This review is from: Design of Sites, The: Patterns, Principles, and Processes for Crafting a Customer-Centered Web Experience (Paperback)
I manage a large corporate website, and was looking for good book which provides examples of common dilemmas faced in managing a corporate website...this book failed to answer them with any true substance. This book is geared more towards the design agencies only, not people who design and develop in-house. Also, I felt that it was very basic and covered many things I learned in my early days of web development.
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2.0 out of 5 stars Might be OK for some beginners, but wordy, and lacks depth, Feb. 14 2004
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This review is from: Design of Sites, The: Patterns, Principles, and Processes for Crafting a Customer-Centered Web Experience (Paperback)
I bought this book so it would provide me with domain-specific pieces of usability knowledge, but it failed at that. Althought there are concrete examples, there's nothing learn from them, as the explanations are so general they almost seem canned. It just takes basic usability concepts and applies them to popular domains, without going into any depth. And you don't need another book for that. The writing style often feels like a desperate attempt to beef up the volume. This isn't a useless book for an absolute beginner, but Steve Krug's "Don't Make Think" is several times thinner, and will teach you just as much, if not more.
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5.0 out of 5 stars I n c r e d i b l e !, Sept. 3 2003
By 
"bluesparkplug" (Cleveland, OH United States) - See all my reviews
This review is from: Design of Sites, The: Patterns, Principles, and Processes for Crafting a Customer-Centered Web Experience (Paperback)
This is absolutely the best book I've ever read in regards to web development. I very rarely read a book word for word but this one I'm actually highlighting as I read. If you design or develop websites then this is a must read. I think it creates a nice bridge between designers and developers and puts them on the same page, creating a site for CUSTOMERS to use.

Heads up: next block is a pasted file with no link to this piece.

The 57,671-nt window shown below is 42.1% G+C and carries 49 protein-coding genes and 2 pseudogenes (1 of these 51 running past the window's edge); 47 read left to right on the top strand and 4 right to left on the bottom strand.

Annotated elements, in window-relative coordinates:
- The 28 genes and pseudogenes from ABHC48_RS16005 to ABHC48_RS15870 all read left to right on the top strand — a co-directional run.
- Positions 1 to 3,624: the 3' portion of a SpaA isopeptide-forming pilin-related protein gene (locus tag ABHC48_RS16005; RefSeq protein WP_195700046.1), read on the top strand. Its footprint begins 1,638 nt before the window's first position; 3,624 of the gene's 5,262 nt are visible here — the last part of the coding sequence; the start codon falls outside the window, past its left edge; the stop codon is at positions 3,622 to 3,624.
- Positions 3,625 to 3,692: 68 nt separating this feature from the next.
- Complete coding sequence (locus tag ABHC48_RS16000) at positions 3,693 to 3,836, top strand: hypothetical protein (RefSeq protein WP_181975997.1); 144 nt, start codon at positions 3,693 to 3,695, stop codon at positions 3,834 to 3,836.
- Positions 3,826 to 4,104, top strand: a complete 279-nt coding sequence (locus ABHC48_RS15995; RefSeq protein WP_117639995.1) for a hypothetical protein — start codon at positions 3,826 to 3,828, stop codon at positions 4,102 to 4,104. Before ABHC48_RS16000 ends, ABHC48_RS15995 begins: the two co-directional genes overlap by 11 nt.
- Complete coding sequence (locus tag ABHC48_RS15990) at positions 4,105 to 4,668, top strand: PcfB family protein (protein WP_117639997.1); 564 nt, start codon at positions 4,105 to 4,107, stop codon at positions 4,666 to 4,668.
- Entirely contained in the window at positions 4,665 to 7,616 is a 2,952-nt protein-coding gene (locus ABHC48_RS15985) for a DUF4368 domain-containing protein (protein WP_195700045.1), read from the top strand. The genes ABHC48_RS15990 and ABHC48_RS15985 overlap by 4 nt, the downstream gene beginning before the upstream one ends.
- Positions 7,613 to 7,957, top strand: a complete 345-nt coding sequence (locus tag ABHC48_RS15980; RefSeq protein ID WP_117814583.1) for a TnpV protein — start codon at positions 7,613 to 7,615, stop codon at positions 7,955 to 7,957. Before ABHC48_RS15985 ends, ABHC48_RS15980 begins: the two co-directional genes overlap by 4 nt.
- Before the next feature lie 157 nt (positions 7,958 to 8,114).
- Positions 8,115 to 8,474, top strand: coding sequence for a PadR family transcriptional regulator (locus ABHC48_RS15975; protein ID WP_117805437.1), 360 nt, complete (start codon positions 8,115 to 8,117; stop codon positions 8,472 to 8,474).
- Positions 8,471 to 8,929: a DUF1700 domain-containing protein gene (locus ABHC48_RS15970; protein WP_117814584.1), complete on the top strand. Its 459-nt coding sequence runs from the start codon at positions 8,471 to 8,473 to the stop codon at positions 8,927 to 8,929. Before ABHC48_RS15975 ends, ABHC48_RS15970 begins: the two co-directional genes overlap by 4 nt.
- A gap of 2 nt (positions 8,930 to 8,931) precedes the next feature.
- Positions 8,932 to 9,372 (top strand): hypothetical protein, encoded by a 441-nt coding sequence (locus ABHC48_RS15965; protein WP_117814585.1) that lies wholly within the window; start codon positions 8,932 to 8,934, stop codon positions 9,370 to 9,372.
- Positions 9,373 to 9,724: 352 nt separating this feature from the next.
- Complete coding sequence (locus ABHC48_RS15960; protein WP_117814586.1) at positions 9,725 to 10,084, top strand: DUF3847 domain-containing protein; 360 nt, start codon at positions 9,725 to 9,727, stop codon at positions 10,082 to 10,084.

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5.0 out of 5 stars A Rare Book, Aug. 26 2003
By 
Craig L. Howe "The Pointed Pundit" (Darien, CT United States) - See all my reviews
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This review is from: Design of Sites, The: Patterns, Principles, and Processes for Crafting a Customer-Centered Web Experience (Paperback)
It is a rare privilege to spend time with masters of their profession. It is rarer still to read a book written by them.
The Design of Sites: Patterns, Principles and Processes for Crafting a Customer-Centered Web Experience. Creating a website is easy. Creating a website that connects with your audience is not so easy. It takes planning, experience, an intuitive understanding of your audience and skill.
The authors have done much of the work. They have taken the time to reduce their knowledge to writing. Their book distills the practices that result in sites that draw repeat visitors to simple patterns, principles and processes. The book is comprehensive and easy to use. It can be read front-to-back. It can be read in snippets. It provides design solutions to common web design problems. Follow the patterns and you will shorten your development cycles and reduce your maintenance costs.
If you are in the Web Development or Design business, buy the book. I promise it will be dog-eared from use in a short period of time.
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5.0 out of 5 stars Excellent Resource, Aug. 18 2003
By A Customer
This review is from: Design of Sites, The: Patterns, Principles, and Processes for Crafting a Customer-Centered Web Experience (Paperback)
Excellent resource into the theory behind the design of an effective website.
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5.0 out of 5 stars Excellent, Aug. 4 2003
By 
Agus Suhanto (New Orleans, LA United States) - See all my reviews